It strikes me as very odd that someone can make up a story about a phone call they once had and went well and that's considered better than someone who discusses the telephony workload that they had over the course of more than a year and the variety of situations and tasks that came with it. Then again, the whole interview process seems insane sometimes... in the second interview they actually threw in the surprise question of 'when have you received good customer service'... what? Suddenly the interviewers have stopped being interested in my own skills and abilities completely and are now interested in how many stories I can pull out of no where about how well I've been treated as a customer? :o/
Books: The Enemy
I put Charlie Higson's 'The Enemy' on my Amazon wishlist after seeing an interesting online advert for it and my mother bought it for me on my birthday :o)
It's genre sci-fi style zombie apocalypse horror (as in, they're not really zombies but they're close enough that it sums it up). The concept/twist is that it's only kids under the age of fourteen that survived the apocalypse (a year and a half ago). It doesn't skimp on the violence or horror just because it's protagonists are children either; some of the things it describes are quite disturbing/horrific.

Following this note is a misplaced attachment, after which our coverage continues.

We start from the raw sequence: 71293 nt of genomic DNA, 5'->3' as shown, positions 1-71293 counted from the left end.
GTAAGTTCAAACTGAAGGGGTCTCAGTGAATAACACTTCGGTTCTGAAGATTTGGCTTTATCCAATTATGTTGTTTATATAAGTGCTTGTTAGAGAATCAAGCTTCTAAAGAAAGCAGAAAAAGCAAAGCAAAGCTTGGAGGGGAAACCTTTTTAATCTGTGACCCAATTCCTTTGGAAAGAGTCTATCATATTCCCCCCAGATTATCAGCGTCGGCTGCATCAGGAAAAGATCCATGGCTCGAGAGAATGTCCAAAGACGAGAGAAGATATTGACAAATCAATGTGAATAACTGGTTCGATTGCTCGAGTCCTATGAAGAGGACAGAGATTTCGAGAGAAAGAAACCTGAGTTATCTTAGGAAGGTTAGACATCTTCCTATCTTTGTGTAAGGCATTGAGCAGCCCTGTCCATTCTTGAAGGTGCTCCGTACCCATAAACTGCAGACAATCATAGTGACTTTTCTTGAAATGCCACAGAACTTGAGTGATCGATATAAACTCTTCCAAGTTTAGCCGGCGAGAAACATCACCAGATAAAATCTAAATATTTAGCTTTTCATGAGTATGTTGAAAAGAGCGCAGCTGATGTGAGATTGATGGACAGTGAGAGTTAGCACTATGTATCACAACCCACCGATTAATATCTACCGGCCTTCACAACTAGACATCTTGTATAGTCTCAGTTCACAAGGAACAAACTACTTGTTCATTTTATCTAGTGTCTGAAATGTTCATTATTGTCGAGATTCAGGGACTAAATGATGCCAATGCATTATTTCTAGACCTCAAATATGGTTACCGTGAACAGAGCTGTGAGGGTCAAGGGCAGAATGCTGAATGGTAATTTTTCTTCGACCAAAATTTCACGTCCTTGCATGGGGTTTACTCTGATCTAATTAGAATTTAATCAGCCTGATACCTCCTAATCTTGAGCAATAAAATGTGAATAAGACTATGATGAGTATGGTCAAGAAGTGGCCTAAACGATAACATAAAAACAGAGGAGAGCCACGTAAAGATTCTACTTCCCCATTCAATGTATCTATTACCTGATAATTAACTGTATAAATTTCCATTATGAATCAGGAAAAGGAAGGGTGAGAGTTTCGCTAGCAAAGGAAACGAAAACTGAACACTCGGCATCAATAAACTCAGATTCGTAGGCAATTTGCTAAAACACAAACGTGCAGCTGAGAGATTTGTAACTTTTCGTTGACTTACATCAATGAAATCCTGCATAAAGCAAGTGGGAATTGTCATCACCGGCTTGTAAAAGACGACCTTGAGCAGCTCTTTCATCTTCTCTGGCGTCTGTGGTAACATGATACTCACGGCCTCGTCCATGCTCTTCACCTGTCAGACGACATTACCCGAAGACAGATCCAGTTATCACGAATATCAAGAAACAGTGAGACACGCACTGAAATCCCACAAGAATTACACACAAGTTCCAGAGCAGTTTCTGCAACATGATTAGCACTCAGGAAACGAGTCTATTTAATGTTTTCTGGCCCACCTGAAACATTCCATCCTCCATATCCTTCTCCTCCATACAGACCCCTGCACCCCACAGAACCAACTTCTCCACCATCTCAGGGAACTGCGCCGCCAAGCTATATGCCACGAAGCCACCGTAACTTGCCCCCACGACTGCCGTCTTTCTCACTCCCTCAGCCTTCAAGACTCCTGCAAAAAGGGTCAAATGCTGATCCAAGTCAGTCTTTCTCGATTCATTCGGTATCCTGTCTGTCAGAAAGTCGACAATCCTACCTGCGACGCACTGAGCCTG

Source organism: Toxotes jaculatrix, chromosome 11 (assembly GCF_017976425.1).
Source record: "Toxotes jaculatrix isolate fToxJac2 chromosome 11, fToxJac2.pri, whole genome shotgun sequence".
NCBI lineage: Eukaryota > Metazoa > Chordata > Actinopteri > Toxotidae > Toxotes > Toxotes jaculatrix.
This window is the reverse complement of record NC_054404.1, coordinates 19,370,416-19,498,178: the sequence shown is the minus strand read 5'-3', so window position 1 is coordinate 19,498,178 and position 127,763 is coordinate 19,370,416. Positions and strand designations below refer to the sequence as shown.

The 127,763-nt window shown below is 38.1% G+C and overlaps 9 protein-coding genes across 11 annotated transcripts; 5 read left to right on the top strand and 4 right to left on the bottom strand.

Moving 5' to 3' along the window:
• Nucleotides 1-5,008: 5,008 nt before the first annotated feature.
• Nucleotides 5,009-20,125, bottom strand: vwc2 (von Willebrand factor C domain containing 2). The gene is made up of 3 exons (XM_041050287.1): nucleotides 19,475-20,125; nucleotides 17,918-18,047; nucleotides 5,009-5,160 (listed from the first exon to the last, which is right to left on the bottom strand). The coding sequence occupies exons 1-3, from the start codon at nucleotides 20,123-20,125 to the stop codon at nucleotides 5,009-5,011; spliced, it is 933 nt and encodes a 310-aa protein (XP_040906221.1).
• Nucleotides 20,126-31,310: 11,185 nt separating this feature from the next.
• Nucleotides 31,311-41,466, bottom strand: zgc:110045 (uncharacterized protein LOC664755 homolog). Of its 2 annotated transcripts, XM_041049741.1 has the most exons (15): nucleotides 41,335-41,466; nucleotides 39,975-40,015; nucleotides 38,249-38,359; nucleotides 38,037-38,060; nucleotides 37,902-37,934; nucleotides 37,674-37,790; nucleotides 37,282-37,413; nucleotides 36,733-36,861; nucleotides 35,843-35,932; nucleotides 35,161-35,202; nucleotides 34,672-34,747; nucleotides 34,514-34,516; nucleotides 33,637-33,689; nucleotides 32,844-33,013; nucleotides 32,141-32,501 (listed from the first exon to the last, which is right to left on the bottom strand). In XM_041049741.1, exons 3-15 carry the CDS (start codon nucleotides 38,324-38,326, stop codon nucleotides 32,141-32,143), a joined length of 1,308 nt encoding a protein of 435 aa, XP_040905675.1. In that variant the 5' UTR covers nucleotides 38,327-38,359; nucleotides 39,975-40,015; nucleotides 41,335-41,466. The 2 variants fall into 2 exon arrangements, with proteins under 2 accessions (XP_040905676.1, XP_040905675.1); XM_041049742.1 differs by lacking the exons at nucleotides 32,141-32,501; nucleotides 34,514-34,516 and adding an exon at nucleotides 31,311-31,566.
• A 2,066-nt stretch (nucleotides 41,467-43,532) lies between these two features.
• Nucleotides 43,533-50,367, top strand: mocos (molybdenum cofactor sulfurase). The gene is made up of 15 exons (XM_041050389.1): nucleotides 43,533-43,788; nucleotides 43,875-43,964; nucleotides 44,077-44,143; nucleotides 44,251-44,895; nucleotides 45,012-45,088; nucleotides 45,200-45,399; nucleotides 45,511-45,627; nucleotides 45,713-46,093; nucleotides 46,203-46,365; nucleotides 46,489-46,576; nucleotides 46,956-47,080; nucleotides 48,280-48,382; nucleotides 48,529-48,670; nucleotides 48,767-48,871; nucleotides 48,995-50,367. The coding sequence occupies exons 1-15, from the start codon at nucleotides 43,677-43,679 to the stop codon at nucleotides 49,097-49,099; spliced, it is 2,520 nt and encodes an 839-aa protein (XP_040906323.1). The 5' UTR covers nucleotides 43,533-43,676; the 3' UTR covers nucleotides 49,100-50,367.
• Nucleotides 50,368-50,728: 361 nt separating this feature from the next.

The overall arch (which is part of the advertisements but still arguably spoilery) is that you start with a group of kids in London who have survived thus far but are finding it harder and harder to carry on. They hear of another group of kids who are apparently doing better and set off to find them, eventually find them but not everything is as brilliant as they might have imagined. There are some elements that are a bit predictable but largely the plot manages to keep you from guessing everything that's going to happen.